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Cancers consist of mutated tumor cells and a diverse array of stromal and inflammatory cells that are activated in and / or recruited to the neoplastic microenvironment, including macrophages, endothelial cells, fibroblasts, lymphocytes and some others. During cancer initiation and progression, the microenvironment changes dynamically in architecture, gene expression, synthesis of soluble mediators and extracellular matrix deposition. Increased macrophage infiltration is strongly associated with poor prognosis in human lung cancer patients. Activation of endothelial cells in the tumors leads to release of growth factors that further support the proliferation of tumor cells and tumor angiogenesis.
Macrophages are important in supporting inflammation that helps tumor cells to grow, and their infiltration is associated with an unfavorable clinical prognosis in patients. Our results suggest that expression of Foxm1 transcription factor increases inflammation. We study the direct role of Foxm1 in macrophages during lung and prostate cancer formation using mice with macrophage-specific Foxm1 deletion.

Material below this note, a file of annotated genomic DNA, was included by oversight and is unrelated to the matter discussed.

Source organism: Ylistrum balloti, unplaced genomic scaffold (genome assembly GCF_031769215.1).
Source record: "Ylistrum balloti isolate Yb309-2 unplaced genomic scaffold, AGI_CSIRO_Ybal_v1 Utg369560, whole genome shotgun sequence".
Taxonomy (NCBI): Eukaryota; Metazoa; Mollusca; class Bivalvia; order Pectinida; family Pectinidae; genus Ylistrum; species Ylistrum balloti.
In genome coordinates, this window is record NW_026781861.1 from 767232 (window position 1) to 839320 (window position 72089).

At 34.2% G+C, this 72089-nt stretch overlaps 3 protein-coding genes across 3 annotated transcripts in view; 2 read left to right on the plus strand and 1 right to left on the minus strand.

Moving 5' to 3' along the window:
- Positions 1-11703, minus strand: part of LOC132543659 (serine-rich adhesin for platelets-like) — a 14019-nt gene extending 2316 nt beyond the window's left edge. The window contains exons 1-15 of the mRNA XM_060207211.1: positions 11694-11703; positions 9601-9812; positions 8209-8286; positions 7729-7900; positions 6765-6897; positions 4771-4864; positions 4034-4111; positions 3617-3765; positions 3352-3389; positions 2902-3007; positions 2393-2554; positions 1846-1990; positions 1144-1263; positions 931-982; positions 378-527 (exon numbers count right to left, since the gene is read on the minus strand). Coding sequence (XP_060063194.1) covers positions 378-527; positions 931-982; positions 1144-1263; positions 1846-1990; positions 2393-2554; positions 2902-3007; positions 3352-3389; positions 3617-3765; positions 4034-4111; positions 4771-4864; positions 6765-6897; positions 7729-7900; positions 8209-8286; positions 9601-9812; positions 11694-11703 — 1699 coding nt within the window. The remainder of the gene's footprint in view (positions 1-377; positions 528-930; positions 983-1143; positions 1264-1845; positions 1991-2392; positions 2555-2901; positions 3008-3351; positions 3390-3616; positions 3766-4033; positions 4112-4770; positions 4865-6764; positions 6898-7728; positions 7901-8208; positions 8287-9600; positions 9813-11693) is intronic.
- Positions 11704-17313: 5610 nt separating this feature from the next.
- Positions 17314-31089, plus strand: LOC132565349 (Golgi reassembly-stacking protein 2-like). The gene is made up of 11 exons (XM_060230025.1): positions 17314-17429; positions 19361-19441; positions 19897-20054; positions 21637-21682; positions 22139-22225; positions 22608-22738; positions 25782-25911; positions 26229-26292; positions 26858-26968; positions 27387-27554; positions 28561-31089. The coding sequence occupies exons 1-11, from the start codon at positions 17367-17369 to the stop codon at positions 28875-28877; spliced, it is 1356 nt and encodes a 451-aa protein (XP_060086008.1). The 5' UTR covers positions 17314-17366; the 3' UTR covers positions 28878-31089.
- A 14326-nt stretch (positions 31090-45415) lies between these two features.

In most tumors, vascularization starts with the activation of endothelial cells by specific growth factors, followed by endothelial cell proliferation and / or migration. Since it was shown that Foxm1 regulates both cell proliferation and migration, we hypothesize that deletion of Foxm1 from endothelial cells will disrupt endothelial cells ability to proliferate and / or migrate, preventing tumor angiogenesis in lung cancers. Our laboratory is working to determine whether specific deletion of Foxm1 or Foxf1 genes in endothelial cells inhibits formation of lung cancer by decreasing tumor-associated angiogenesis. Mice with endothelial-specific Foxm1 or Foxf1 deletion are utilized for these studies.
Mice with fibroblast-specific Foxm1 or Foxf1 deletion utilized in these studies.
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